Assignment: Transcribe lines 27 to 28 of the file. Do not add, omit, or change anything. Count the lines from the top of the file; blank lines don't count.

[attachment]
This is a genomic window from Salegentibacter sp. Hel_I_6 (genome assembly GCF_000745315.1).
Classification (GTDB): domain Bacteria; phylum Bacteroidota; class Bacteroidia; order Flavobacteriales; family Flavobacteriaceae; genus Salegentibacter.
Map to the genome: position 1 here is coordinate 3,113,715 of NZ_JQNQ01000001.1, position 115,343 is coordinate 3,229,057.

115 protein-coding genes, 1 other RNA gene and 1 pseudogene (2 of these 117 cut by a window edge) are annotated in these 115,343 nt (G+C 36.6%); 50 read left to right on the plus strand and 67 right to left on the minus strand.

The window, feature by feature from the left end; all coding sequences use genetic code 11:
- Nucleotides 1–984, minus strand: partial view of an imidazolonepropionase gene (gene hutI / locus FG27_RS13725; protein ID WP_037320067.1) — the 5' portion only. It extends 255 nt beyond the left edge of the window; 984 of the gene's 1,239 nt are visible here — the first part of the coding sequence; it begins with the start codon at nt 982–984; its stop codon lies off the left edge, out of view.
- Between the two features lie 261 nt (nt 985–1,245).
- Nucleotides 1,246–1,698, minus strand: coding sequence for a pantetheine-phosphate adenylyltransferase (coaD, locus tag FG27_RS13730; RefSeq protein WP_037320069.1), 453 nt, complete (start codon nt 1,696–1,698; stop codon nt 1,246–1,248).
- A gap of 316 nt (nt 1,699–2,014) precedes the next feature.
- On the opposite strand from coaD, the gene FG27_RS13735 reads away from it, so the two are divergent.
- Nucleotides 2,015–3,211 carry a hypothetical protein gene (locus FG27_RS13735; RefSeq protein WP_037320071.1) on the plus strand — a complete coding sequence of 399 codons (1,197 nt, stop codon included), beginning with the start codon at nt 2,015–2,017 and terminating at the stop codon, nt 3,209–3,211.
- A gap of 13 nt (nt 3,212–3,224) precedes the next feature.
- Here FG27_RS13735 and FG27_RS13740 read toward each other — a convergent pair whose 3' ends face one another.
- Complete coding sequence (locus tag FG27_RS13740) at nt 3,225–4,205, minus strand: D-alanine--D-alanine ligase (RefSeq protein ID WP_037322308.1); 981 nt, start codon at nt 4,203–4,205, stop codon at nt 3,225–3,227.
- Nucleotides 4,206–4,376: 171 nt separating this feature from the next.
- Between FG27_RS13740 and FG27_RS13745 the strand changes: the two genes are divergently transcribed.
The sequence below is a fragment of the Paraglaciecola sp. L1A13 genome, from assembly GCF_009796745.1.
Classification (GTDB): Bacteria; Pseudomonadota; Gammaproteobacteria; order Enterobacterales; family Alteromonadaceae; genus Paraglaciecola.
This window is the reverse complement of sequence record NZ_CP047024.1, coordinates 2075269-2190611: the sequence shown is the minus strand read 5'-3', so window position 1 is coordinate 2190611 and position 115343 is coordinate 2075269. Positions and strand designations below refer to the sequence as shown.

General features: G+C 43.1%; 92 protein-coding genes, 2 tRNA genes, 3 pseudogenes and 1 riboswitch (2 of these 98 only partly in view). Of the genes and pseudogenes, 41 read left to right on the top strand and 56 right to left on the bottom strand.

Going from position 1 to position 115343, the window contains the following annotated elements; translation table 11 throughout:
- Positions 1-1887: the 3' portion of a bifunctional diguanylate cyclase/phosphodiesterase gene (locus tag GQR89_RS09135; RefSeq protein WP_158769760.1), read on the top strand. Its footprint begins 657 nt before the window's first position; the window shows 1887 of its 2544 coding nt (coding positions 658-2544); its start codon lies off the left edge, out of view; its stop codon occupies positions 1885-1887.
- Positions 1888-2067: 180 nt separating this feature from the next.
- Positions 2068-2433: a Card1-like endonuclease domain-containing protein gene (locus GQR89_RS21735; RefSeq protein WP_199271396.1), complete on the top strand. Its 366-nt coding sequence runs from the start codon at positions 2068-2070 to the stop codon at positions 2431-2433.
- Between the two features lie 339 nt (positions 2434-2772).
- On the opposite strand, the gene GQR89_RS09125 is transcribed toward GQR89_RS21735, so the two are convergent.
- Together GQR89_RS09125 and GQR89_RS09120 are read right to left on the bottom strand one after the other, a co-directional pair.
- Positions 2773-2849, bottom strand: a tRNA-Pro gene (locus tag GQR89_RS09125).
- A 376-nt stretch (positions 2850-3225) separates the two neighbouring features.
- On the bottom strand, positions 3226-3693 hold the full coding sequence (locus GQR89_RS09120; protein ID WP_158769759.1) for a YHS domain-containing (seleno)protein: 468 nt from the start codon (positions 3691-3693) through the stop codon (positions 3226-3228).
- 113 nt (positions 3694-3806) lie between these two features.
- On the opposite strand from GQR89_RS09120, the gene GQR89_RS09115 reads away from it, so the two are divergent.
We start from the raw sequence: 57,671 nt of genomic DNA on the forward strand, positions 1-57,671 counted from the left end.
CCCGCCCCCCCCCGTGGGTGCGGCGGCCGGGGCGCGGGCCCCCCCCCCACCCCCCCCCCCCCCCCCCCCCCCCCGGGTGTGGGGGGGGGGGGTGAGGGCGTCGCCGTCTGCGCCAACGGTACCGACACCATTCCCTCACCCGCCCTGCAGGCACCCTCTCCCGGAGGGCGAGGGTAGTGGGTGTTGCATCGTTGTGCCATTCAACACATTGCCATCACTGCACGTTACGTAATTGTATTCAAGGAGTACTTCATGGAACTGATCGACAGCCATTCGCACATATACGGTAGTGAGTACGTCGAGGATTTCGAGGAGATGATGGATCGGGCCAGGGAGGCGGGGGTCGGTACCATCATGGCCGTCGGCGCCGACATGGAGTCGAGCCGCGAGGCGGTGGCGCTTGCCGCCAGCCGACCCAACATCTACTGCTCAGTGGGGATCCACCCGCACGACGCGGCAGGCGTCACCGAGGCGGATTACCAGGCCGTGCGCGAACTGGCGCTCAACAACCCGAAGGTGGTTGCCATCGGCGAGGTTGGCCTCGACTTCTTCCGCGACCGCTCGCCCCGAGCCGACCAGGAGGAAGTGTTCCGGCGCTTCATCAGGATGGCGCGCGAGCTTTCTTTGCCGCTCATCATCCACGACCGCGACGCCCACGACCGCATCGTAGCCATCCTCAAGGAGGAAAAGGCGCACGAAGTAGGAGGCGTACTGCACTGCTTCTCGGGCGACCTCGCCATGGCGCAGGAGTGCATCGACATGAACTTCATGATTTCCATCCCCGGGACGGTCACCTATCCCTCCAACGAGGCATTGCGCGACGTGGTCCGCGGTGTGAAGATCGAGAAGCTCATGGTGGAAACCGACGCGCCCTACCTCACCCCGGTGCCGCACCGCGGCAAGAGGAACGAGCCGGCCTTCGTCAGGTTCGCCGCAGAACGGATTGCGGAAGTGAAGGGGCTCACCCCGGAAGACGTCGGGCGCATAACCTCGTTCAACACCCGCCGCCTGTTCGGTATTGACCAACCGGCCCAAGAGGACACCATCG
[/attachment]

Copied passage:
- Together GQR89_RS09125 and GQR89_RS09120 are read right to left on the bottom strand one after the other, a co-directional pair.
- Positions 2773-2849, bottom strand: a tRNA-Pro gene (locus tag GQR89_RS09125).